One vitamin critical for health is vitamin D3. However, about 40 percent of the U.S. population may be deficient in D3. This vitamin helps prevent many diseases and health problems. It is important for lowering the risk for enlarged prostate, prostate cancer, heart disease, colon cancer, diabetes, and osteoporosis. Plus, D3 is one of the best anti-aging nutrients out there.

Vitamin D3 is commonly called a vitamin, but since our bodies can synthesize it from exposure to sunlight, it is actually a hormone (also called cholecalciferol).

We can get this substance from diet and through supplementation. This hormone affects many different areas of the body, including your weight, appetite, and even your ability to get a good night’s sleep.

How Much Vitamin D Do You Need?

As you age, your vitamin D production per hour of sun exposure goes down, while the incidence of hypertension, diabetes, cholesterol, heart disease, stroke and go up. That is why it is important to get enough vitamin D as grow older, and why regular lab work to determine your levels is required to know your actual needs. In general, people over age 50 need higher amounts of vitamin D than younger people.

You are at greatest risk for vitamin D deficiency if you:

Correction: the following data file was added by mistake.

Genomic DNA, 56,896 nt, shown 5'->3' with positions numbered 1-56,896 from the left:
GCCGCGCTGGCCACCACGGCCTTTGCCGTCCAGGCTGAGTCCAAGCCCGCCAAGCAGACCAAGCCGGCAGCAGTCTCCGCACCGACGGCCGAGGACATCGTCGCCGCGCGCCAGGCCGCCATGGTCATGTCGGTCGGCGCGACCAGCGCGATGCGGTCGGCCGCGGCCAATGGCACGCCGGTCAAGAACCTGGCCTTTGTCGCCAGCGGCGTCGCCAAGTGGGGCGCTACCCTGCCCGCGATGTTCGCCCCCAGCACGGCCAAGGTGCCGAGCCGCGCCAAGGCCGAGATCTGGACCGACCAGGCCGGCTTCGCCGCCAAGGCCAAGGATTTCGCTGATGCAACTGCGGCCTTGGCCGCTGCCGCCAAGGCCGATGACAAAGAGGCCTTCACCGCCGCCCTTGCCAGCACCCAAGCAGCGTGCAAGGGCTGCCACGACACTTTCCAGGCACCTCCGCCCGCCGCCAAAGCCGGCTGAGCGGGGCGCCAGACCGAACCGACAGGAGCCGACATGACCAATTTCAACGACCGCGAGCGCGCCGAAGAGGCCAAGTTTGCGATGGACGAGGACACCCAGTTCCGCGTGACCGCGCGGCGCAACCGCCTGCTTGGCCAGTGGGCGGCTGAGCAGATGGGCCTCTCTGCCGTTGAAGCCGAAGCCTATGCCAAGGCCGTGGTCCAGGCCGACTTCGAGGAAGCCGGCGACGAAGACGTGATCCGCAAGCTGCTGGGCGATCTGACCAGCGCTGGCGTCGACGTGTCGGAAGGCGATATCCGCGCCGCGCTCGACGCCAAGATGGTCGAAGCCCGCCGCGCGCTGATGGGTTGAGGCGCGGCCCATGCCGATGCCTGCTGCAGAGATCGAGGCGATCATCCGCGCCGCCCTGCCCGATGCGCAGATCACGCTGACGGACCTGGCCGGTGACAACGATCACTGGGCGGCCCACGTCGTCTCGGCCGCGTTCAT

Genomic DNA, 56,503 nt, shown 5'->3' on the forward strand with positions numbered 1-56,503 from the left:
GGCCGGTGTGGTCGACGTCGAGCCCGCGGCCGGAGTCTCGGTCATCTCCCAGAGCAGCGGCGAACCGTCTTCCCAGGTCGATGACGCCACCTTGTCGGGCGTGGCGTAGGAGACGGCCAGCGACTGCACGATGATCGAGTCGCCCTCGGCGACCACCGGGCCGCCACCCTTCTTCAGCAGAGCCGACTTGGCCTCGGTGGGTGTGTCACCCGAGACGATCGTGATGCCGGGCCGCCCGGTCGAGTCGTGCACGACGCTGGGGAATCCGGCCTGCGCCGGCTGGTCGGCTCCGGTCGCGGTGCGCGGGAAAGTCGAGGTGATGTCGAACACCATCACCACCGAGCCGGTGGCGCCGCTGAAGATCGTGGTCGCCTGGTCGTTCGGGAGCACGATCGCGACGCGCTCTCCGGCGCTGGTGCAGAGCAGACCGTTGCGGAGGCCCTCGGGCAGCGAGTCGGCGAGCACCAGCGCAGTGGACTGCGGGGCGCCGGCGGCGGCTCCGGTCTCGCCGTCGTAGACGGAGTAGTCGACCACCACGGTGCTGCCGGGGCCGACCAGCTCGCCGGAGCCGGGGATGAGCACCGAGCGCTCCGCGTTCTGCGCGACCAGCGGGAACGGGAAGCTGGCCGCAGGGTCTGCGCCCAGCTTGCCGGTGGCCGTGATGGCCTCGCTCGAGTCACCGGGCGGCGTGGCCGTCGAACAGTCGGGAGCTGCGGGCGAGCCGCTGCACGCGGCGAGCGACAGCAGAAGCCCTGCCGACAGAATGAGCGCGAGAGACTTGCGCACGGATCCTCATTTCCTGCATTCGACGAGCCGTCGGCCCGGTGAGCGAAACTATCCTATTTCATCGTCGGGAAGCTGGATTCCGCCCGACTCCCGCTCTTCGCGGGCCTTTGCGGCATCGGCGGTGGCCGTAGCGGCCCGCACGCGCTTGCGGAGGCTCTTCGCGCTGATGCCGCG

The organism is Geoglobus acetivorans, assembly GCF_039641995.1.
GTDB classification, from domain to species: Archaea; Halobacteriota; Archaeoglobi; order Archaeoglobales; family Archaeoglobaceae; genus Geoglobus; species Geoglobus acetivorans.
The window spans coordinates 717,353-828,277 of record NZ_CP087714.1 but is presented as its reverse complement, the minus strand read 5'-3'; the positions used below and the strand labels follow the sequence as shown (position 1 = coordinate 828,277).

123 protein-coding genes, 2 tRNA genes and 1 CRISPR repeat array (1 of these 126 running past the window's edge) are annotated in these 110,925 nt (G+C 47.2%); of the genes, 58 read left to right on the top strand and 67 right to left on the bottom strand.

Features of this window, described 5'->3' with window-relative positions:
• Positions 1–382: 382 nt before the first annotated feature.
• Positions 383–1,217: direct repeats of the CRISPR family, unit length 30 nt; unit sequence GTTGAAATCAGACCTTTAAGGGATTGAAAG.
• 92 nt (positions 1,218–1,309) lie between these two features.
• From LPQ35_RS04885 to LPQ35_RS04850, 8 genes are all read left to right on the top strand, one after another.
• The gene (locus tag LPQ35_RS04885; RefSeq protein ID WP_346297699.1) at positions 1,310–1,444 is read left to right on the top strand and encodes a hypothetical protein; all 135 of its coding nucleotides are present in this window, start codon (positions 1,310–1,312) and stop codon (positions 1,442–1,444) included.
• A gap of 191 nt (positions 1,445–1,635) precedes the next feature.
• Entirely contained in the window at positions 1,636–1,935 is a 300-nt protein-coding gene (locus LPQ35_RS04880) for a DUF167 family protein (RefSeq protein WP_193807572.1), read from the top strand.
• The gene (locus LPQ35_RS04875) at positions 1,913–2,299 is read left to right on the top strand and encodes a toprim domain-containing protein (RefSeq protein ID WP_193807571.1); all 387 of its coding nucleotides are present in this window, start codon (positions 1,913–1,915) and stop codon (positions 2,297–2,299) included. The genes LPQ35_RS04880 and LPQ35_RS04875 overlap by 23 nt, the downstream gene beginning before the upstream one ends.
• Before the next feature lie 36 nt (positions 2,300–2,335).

• Live in a northern latitude, or in a place that gets little sunlight.
  • Are over the age of 50.
  • Have a dark skin pigmentation.
  • Suffer from kidney disease.
  • Have liver damage.
  • Are obese.
  • Live in a nursing home.
  • Suffer from celiac disease or another inflammatory bowel condition.

Vitamin D For Prostate Health

Adequate vitamin D levels can support prostate health in several ways. Some studies have found that a vitamin D deficiency can increase the risk of prostate cancer and that men who have prostate cancer are more likely to have low levels of vitamin D than men without prostate cancer. Other studies have found that vitamin D helps men lower their prostate-specific antigen (PSA) level. Another way vitamin D can help prostate health is by lowering the risk for enlarged prostate.

Vitamin D For Colorectal Cancer

There has been much research on the association between vitamin D and other cancers, such as colorectal cancer. A study conducted by cancer prevention experts found that a high intake of vitamin D could reduce colorectal cancer rate by two-thirds. When researchers in Scotland measured the vitamin blood levels of people with colon cancer, they found that vitamin D, in particular, reduced their risk of dying by 50 percent.

In this study, people possessing the top levels of vitamin D in their bodies had half the risk of succumbing to cancer compared to other folks in the research.

Vitamin D For Heart Health

Vitamin D and cardiovascular health are closely related. Not only can vitamin D lower your risk for developing cardiovascular disease, according to one study, it can lower your risk for a heart attack by 33 percent and heart failure by 20 percent. Another study found that patients with very low levels of vitamin D were almost 75 percent more likely to have a stroke and more likely to die than those with adequate levels.